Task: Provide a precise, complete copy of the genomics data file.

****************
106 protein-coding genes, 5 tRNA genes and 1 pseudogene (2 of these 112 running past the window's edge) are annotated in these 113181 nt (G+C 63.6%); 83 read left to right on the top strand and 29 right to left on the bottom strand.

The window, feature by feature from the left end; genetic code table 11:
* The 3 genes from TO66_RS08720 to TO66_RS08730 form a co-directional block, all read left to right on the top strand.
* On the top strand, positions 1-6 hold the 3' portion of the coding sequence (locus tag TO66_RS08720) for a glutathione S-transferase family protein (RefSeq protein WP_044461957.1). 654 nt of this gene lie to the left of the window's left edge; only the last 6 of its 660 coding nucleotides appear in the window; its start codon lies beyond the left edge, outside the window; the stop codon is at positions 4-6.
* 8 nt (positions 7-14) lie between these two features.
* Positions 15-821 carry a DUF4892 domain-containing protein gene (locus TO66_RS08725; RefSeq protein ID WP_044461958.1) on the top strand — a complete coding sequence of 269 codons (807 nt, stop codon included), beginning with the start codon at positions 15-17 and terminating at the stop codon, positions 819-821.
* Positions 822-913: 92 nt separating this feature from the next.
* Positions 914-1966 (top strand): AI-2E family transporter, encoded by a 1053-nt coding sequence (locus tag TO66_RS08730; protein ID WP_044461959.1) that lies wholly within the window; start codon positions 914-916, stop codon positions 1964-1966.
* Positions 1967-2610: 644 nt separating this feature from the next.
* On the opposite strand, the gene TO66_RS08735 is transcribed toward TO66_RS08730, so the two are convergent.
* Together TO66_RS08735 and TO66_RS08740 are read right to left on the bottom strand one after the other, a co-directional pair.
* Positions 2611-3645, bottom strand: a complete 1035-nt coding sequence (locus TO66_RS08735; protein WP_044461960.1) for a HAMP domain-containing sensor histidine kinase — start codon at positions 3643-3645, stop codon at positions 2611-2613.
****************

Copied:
106 protein-coding genes, 5 tRNA genes and 1 pseudogene (2 of these 112 running past the window's edge) are annotated in these 113181 nt (G+C 63.6%); 83 read left to right on the top strand and 29 right to left on the bottom strand.

The window, feature by feature from the left end; genetic code table 11:
* The 3 genes from TO66_RS08720 to TO66_RS08730 form a co-directional block, all read left to right on the top strand.
* On the top strand, positions 1-6 hold the 3' portion of the coding sequence (locus tag TO66_RS08720) for a glutathione S-transferase family protein (RefSeq protein WP_044461957.1). 654 nt of this gene lie to the left of the window's left edge; only the last 6 of its 660 coding nucleotides appear in the window; its start codon lies beyond the left edge, outside the window; the stop codon is at positions 4-6.
* 8 nt (positions 7-14) lie between these two features.
* Positions 15-821 carry a DUF4892 domain-containing protein gene (locus TO66_RS08725; RefSeq protein ID WP_044461958.1) on the top strand — a complete coding sequence of 269 codons (807 nt, stop codon included), beginning with the start codon at positions 15-17 and terminating at the stop codon, positions 819-821.
* Positions 822-913: 92 nt separating this feature from the next.
* Positions 914-1966 (top strand): AI-2E family transporter, encoded by a 1053-nt coding sequence (locus tag TO66_RS08730; protein ID WP_044461959.1) that lies wholly within the window; start codon positions 914-916, stop codon positions 1964-1966.
* Positions 1967-2610: 644 nt separating this feature from the next.
* On the opposite strand, the gene TO66_RS08735 is transcribed toward TO66_RS08730, so the two are convergent.
* Together TO66_RS08735 and TO66_RS08740 are read right to left on the bottom strand one after the other, a co-directional pair.
* Positions 2611-3645, bottom strand: a complete 1035-nt coding sequence (locus TO66_RS08735; protein WP_044461960.1) for a HAMP domain-containing sensor histidine kinase — start codon at positions 3643-3645, stop codon at positions 2611-2613.